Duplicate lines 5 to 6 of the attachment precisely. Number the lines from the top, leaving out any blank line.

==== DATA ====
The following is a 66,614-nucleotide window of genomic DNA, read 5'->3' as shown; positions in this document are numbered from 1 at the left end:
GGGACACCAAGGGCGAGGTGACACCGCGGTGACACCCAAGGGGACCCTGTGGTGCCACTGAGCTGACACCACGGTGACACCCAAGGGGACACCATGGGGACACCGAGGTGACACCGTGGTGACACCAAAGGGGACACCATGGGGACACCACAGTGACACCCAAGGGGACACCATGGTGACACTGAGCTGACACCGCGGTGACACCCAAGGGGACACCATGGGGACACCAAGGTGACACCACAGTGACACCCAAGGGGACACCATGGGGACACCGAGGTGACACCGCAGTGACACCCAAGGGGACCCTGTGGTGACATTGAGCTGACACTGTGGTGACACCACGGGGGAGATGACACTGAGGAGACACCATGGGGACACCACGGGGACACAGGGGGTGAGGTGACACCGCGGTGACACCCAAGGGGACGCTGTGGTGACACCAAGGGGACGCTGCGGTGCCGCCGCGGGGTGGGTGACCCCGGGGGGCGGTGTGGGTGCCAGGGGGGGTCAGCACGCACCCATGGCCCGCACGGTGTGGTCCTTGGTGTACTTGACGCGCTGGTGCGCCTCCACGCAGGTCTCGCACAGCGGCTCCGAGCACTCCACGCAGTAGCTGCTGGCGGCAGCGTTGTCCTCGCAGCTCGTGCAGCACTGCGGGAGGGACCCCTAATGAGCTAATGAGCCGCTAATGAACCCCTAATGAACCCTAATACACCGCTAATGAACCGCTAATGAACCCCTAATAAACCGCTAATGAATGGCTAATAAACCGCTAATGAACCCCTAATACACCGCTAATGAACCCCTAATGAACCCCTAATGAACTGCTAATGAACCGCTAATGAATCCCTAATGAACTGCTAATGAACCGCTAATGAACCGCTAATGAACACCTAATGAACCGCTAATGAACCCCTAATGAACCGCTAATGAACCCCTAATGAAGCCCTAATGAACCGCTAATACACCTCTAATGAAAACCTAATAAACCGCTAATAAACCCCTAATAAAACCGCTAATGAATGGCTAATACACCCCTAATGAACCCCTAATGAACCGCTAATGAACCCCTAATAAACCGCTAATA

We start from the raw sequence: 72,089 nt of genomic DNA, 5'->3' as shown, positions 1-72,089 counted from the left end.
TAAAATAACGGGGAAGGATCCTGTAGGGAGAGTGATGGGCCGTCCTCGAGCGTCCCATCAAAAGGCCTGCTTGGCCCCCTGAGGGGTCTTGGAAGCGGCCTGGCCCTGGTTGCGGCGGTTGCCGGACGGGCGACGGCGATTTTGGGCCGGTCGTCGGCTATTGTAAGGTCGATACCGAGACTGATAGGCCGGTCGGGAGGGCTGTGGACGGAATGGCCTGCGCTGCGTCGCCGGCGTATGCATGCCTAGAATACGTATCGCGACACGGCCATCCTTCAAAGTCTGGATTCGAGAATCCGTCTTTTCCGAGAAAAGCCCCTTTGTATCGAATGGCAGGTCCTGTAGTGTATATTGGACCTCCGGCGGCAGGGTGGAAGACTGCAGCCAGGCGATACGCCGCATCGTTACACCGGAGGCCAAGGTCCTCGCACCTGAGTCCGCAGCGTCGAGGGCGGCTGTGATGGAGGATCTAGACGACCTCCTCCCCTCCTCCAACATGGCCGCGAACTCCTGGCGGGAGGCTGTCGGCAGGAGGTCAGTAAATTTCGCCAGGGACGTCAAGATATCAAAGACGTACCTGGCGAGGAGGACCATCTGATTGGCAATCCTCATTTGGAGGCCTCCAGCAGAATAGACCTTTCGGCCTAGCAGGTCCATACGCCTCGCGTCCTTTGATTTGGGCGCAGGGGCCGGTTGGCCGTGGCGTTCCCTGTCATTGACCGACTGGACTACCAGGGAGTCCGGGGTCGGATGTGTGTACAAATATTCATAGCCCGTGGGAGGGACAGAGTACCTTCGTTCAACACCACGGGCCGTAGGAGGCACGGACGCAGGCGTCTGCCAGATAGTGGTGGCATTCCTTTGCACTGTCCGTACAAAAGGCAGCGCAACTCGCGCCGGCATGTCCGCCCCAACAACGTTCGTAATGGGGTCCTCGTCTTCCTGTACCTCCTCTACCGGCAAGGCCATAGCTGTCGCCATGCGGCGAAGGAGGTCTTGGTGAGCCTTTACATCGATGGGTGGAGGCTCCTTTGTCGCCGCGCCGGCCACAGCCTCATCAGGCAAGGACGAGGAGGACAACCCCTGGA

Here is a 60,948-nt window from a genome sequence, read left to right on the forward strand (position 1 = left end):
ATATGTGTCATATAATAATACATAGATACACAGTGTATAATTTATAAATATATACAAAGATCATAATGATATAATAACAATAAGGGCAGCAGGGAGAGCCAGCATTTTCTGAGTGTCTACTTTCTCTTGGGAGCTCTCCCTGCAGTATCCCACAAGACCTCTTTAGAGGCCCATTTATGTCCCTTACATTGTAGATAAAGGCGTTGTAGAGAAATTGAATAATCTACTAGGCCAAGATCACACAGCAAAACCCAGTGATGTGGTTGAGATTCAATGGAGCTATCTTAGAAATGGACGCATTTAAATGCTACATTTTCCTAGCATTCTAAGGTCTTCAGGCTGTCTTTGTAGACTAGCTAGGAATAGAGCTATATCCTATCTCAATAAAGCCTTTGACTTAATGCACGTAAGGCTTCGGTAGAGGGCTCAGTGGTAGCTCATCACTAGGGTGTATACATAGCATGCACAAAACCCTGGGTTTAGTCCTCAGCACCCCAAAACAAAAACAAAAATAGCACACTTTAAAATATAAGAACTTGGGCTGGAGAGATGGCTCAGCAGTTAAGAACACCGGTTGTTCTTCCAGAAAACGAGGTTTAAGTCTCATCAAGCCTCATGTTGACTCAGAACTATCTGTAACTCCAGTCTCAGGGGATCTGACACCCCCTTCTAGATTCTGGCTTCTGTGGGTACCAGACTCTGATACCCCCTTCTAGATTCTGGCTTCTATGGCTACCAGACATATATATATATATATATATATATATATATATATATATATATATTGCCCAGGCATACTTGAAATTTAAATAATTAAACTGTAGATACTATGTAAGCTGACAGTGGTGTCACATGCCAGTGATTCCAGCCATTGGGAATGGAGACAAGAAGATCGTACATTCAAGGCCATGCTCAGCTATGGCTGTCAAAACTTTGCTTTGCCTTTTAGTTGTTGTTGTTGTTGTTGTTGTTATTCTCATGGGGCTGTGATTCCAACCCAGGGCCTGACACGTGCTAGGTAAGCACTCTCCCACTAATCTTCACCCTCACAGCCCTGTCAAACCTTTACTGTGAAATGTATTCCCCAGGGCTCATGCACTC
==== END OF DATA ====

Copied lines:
Here is a 60,948-nt window from a genome sequence, read left to right on the forward strand (position 1 = left end):
ATATGTGTCATATAATAATACATAGATACACAGTGTATAATTTATAAATATATACAAAGATCATAATGATATAATAACAATAAGGGCAGCAGGGAGAGCCAGCATTTTCTGAGTGTCTACTTTCTCTTGGGAGCTCTCCCTGCAGTATCCCACAAGACCTCTTTAGAGGCCCATTTATGTCCCTTACATTGTAGATAAAGGCGTTGTAGAGAAATTGAATAATCTACTAGGCCAAGATCACACAGCAAAACCCAGTGATGTGGTTGAGATTCAATGGAGCTATCTTAGAAATGGACGCATTTAAATGCTACATTTTCCTAGCATTCTAAGGTCTTCAGGCTGTCTTTGTAGACTAGCTAGGAATAGAGCTATATCCTATCTCAATAAAGCCTTTGACTTAATGCACGTAAGGCTTCGGTAGAGGGCTCAGTGGTAGCTCATCACTAGGGTGTATACATAGCATGCACAAAACCCTGGGTTTAGTCCTCAGCACCCCAAAACAAAAACAAAAATAGCACACTTTAAAATATAAGAACTTGGGCTGGAGAGATGGCTCAGCAGTTAAGAACACCGGTTGTTCTTCCAGAAAACGAGGTTTAAGTCTCATCAAGCCTCATGTTGACTCAGAACTATCTGTAACTCCAGTCTCAGGGGATCTGACACCCCCTTCTAGATTCTGGCTTCTGTGGGTACCAGACTCTGATACCCCCTTCTAGATTCTGGCTTCTATGGCTACCAGACATATATATATATATATATATATATATATATATATATATATATATTGCCCAGGCATACTTGAAATTTAAATAATTAAACTGTAGATACTATGTAAGCTGACAGTGGTGTCACATGCCAGTGATTCCAGCCATTGGGAATGGAGACAAGAAGATCGTACATTCAAGGCCATGCTCAGCTATGGCTGTCAAAACTTTGCTTTGCCTTTTAGTTGTTGTTGTTGTTGTTGTTGTTATTCTCATGGGGCTGTGATTCCAACCCAGGGCCTGACACGTGCTAGGTAAGCACTCTCCCACTAATCTTCACCCTCACAGCCCTGTCAAACCTTTACTGTGAAATGTATTCCCCAGGGCTCATGCACTC